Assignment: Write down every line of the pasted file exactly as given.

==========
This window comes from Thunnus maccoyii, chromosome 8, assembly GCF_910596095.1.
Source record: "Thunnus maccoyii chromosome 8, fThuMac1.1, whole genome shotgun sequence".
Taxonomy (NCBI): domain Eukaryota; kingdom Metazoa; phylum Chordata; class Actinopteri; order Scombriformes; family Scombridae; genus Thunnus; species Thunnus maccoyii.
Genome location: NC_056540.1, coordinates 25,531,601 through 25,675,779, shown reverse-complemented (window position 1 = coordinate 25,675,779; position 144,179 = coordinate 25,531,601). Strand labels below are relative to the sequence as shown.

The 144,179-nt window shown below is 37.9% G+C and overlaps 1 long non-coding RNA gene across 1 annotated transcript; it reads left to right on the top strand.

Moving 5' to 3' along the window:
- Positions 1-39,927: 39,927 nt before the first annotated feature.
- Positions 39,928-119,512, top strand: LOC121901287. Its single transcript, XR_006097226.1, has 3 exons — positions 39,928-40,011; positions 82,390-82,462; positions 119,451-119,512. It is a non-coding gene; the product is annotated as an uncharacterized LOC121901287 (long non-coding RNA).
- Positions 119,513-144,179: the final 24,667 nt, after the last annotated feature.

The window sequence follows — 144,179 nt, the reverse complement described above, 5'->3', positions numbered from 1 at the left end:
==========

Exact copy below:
This window comes from Thunnus maccoyii, chromosome 8, assembly GCF_910596095.1.
Source record: "Thunnus maccoyii chromosome 8, fThuMac1.1, whole genome shotgun sequence".
Taxonomy (NCBI): domain Eukaryota; kingdom Metazoa; phylum Chordata; class Actinopteri; order Scombriformes; family Scombridae; genus Thunnus; species Thunnus maccoyii.
Genome location: NC_056540.1, coordinates 25,531,601 through 25,675,779, shown reverse-complemented (window position 1 = coordinate 25,675,779; position 144,179 = coordinate 25,531,601). Strand labels below are relative to the sequence as shown.

The 144,179-nt window shown below is 37.9% G+C and overlaps 1 long non-coding RNA gene across 1 annotated transcript; it reads left to right on the top strand.

Moving 5' to 3' along the window:
- Positions 1-39,927: 39,927 nt before the first annotated feature.
- Positions 39,928-119,512, top strand: LOC121901287. Its single transcript, XR_006097226.1, has 3 exons — positions 39,928-40,011; positions 82,390-82,462; positions 119,451-119,512. It is a non-coding gene; the product is annotated as an uncharacterized LOC121901287 (long non-coding RNA).
- Positions 119,513-144,179: the final 24,667 nt, after the last annotated feature.

The window sequence follows — 144,179 nt, the reverse complement described above, 5'->3', positions numbered from 1 at the left end: